Fannie May Chocolates – The History of an American Original
Fannie May Chocolates has had a long and somewhat tumultuous history, more indicative of the times than of their wonderfully rich brand of chocolates. Nearly a hundred years ago, H. Teller Archibald opened his now famous chocolate shop in Chicago, Illinois, intent on selling quality chocolates in the neighborhood. Over the next two-and-half decades, Archibald’s dream grew to nearly 50 such stores, scattered conveniently around America. Fannie May was renowned for her gourmet chocolates and strong sense of commitment to excellence, a sense which would shortly lead to a temporary downfall.
With the arrival of World War II, many companies – not just chocolate companies – experienced an unprecedented shortage in the supplies they used to make their own specialty brands of chocolates, and so shifted their recipes temporarily to ingredients that were available. Archibald’s company refused to do this, and paid the price by having to close their many retail stores much earlier in the day, when their original ingredients ran out. They simply refused to compromise quality, even to turn a profit. Sadly, the world doesn’t often reward idealism, and the Fannie May floundered for a time.
Predictably, for such a candy company with a loyal base of customers, Fannie May returned to the scene in full force after the end of the War. A spirited campaign of chocolate-making vaulted off the return of their ingredients, and Fannie May introduced new chocolates that quickly became American favorites. The windfall from enabled them to buy a competitor-company (Fanny Farmer, no relation) in the early 1990s, and expand their operation.
Although Fannie May performed admirably for the half-century after World war II, their parent company – Archibald Candy Corporation – didn’t do so well overall, and called it quits. This had the inevitable effect of bankrupting Fannie May, as well; although they would not be long without a capable suitor. Alpine Confections Corporation realized the utility of the history, profitability and customer base of Fannie May and bought the company shortly afterward, moving their base of operations to Ohio in the process, in the year 2004. This would not, however, be her final home.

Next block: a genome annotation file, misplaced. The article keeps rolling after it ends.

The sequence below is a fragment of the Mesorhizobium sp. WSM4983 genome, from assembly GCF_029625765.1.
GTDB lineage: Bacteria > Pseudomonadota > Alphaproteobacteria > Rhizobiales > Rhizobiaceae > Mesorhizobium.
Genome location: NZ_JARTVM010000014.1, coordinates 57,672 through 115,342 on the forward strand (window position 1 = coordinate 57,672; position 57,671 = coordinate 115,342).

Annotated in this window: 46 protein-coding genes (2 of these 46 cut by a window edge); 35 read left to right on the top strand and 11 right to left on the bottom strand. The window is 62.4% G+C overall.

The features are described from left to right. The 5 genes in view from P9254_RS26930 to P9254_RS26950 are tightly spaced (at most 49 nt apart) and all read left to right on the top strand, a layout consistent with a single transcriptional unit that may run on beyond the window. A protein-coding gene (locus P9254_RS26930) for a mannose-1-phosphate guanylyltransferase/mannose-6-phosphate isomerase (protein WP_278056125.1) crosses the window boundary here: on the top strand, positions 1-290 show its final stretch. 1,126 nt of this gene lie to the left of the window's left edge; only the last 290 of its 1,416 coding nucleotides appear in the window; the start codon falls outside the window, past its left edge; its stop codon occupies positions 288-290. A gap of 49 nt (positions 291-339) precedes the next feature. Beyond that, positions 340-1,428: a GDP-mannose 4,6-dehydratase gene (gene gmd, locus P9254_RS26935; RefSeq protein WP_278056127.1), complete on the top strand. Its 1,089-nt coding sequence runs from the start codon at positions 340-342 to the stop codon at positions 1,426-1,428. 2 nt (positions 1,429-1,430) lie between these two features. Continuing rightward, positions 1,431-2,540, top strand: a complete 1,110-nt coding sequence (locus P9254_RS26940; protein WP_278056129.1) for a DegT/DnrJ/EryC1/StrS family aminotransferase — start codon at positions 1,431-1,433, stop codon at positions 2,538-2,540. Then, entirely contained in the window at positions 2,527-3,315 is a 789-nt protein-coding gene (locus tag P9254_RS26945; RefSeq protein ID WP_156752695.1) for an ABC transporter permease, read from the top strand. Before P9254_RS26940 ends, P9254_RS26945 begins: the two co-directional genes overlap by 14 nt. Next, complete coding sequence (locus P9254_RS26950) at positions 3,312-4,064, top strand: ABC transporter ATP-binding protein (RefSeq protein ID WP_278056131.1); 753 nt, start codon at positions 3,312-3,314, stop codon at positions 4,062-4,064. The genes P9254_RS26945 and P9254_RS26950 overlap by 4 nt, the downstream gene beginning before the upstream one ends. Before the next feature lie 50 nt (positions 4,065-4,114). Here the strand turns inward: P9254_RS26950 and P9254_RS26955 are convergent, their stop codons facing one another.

Fannie May was always going to be worth something; particularly with the raves regarding her special Mint Meltaways, and two years after the move to Ohio, she was bought by the national conglomerate 1-800-Flowers.com, Inc for nearly $ 100 million, keeping the manufacture of her confectionary brands in Ohio, while allowing the headquarters to remain in her birthplace, Chicago Illinois. She has expanded her repertoire beyond chocolates and candy, and now delights her ever-growing fan base with gift baskets, gourmet foods other than chocolate (and, of course, as well as chocolate), and uniquely delicious trademark chocolate combinations.
Fannie May chocolates is one of the most popular chocolates in America, with its long line of delectable milk chocolates and sweet combinations. Perfect for sharing with a friends or loved ones during the holidays, Chris fell in love with their mint-melt-aways when her husband introduced them to her. Whether as decorations for a Christmas tree or presents for Valentines Day, you simply can’t go wrong with Fannie May.